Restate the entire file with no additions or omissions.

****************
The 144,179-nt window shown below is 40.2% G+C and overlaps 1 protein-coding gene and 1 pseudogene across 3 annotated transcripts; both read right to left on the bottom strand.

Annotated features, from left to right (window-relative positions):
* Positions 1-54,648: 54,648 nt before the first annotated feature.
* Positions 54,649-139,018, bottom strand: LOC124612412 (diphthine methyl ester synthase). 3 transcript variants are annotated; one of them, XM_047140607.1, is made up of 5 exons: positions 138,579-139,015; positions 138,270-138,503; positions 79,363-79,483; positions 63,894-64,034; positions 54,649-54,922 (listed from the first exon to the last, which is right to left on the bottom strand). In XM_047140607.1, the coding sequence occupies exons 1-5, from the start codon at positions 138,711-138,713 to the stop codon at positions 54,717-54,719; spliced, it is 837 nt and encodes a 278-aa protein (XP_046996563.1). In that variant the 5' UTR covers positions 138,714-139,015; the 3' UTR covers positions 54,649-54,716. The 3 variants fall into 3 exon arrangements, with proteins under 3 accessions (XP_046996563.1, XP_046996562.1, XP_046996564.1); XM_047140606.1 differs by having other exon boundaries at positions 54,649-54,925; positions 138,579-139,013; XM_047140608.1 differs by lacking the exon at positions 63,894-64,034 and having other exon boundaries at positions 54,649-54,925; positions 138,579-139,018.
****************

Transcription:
The 144,179-nt window shown below is 40.2% G+C and overlaps 1 protein-coding gene and 1 pseudogene across 3 annotated transcripts; both read right to left on the bottom strand.

Annotated features, from left to right (window-relative positions):
* Positions 1-54,648: 54,648 nt before the first annotated feature.
* Positions 54,649-139,018, bottom strand: LOC124612412 (diphthine methyl ester synthase). 3 transcript variants are annotated; one of them, XM_047140607.1, is made up of 5 exons: positions 138,579-139,015; positions 138,270-138,503; positions 79,363-79,483; positions 63,894-64,034; positions 54,649-54,922 (listed from the first exon to the last, which is right to left on the bottom strand). In XM_047140607.1, the coding sequence occupies exons 1-5, from the start codon at positions 138,711-138,713 to the stop codon at positions 54,717-54,719; spliced, it is 837 nt and encodes a 278-aa protein (XP_046996563.1). In that variant the 5' UTR covers positions 138,714-139,015; the 3' UTR covers positions 54,649-54,716. The 3 variants fall into 3 exon arrangements, with proteins under 3 accessions (XP_046996563.1, XP_046996562.1, XP_046996564.1); XM_047140606.1 differs by having other exon boundaries at positions 54,649-54,925; positions 138,579-139,013; XM_047140608.1 differs by lacking the exon at positions 63,894-64,034 and having other exon boundaries at positions 54,649-54,925; positions 138,579-139,018.